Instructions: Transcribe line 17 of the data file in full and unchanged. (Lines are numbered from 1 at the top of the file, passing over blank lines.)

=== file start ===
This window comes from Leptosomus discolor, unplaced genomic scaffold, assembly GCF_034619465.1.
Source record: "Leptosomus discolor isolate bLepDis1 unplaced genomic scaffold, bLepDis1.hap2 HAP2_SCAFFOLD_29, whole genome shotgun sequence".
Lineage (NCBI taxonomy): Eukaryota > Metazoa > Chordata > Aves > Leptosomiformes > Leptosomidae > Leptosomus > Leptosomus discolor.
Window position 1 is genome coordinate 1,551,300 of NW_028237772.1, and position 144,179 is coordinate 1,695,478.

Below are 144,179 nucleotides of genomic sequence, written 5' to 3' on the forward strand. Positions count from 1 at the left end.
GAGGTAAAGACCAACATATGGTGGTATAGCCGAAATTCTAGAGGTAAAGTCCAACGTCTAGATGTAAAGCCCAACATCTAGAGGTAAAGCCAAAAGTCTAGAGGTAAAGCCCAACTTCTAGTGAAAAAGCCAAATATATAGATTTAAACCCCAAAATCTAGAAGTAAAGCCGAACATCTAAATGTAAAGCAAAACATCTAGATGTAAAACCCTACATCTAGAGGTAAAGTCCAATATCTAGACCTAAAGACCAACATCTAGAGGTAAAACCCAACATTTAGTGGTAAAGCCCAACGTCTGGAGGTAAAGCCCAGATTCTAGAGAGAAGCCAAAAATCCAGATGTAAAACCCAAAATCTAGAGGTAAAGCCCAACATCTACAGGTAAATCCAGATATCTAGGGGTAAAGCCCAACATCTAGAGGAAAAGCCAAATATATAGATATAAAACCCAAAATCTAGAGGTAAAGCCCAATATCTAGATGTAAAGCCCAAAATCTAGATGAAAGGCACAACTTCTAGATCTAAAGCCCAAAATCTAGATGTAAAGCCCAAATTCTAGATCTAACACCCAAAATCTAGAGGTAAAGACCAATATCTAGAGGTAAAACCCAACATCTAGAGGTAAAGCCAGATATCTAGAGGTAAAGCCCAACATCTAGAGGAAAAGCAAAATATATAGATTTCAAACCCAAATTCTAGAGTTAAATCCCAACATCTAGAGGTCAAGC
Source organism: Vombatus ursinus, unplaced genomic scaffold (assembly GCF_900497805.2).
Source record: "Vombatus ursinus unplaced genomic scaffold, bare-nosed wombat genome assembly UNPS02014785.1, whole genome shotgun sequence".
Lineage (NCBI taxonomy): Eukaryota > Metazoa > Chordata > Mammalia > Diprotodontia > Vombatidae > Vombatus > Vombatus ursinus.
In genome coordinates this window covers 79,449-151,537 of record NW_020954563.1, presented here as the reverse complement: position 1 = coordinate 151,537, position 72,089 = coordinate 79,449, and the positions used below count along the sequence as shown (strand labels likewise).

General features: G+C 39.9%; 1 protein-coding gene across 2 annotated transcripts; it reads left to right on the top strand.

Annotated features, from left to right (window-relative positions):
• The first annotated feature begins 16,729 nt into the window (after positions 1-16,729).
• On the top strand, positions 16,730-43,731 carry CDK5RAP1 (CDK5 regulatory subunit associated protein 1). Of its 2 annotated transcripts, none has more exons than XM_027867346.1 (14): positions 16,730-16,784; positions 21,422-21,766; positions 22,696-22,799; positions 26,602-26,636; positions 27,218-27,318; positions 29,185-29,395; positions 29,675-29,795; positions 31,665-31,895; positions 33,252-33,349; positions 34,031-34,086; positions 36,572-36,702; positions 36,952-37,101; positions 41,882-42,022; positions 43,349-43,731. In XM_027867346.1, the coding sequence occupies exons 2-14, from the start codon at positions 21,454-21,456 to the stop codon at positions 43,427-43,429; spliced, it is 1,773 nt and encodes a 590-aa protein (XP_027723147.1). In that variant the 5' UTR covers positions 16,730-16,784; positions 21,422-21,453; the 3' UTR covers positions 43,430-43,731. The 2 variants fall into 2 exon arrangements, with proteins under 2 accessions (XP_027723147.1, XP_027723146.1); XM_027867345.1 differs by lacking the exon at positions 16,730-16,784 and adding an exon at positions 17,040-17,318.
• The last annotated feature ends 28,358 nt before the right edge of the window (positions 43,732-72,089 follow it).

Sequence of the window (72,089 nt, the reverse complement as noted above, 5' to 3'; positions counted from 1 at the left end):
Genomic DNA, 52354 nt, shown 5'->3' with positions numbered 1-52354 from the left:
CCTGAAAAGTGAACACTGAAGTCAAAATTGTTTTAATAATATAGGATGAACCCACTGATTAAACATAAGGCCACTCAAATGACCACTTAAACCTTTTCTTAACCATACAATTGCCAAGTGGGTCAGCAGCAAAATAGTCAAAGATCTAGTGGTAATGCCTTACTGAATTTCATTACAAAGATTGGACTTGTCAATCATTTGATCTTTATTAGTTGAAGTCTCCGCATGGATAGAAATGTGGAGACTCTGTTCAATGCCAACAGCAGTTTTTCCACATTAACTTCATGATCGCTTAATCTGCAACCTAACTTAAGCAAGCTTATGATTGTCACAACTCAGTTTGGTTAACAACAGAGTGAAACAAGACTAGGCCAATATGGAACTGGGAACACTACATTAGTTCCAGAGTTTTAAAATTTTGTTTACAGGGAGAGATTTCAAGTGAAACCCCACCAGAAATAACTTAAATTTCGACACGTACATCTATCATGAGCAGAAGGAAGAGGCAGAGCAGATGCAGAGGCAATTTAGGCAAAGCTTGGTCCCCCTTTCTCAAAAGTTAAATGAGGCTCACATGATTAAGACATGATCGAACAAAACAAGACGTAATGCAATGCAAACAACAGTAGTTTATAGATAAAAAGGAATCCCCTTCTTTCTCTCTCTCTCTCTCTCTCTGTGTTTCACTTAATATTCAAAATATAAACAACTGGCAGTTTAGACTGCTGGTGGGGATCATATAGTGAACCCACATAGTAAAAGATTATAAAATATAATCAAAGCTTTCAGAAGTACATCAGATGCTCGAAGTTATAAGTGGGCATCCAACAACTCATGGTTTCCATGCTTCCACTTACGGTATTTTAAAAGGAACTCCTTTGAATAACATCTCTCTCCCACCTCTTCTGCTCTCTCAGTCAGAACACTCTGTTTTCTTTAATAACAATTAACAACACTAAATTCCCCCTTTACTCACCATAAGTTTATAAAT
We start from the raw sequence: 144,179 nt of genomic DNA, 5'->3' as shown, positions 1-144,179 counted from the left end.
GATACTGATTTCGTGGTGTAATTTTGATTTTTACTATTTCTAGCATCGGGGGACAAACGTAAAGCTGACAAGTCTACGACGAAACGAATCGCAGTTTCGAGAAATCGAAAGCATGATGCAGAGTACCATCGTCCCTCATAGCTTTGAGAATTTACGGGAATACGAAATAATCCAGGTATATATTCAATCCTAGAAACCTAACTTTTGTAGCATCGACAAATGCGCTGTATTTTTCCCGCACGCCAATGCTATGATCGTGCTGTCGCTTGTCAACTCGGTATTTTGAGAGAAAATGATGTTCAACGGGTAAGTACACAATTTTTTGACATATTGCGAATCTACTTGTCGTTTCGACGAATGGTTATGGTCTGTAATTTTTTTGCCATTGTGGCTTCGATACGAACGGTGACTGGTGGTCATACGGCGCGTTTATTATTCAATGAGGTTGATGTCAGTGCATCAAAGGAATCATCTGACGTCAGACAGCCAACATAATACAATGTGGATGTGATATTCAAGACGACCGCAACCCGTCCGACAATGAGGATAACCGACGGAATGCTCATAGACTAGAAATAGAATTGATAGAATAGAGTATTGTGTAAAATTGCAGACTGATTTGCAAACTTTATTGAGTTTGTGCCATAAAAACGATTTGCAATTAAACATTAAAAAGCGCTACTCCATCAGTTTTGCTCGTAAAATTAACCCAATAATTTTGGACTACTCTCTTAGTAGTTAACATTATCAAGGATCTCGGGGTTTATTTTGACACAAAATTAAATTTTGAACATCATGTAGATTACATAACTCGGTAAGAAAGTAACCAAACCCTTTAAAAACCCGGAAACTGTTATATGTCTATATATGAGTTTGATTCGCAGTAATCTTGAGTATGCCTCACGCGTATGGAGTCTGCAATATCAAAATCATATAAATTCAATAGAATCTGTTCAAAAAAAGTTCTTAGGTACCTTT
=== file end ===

Genomic DNA, 52354 nt, shown 5'->3' with positions numbered 1-52354 from the left: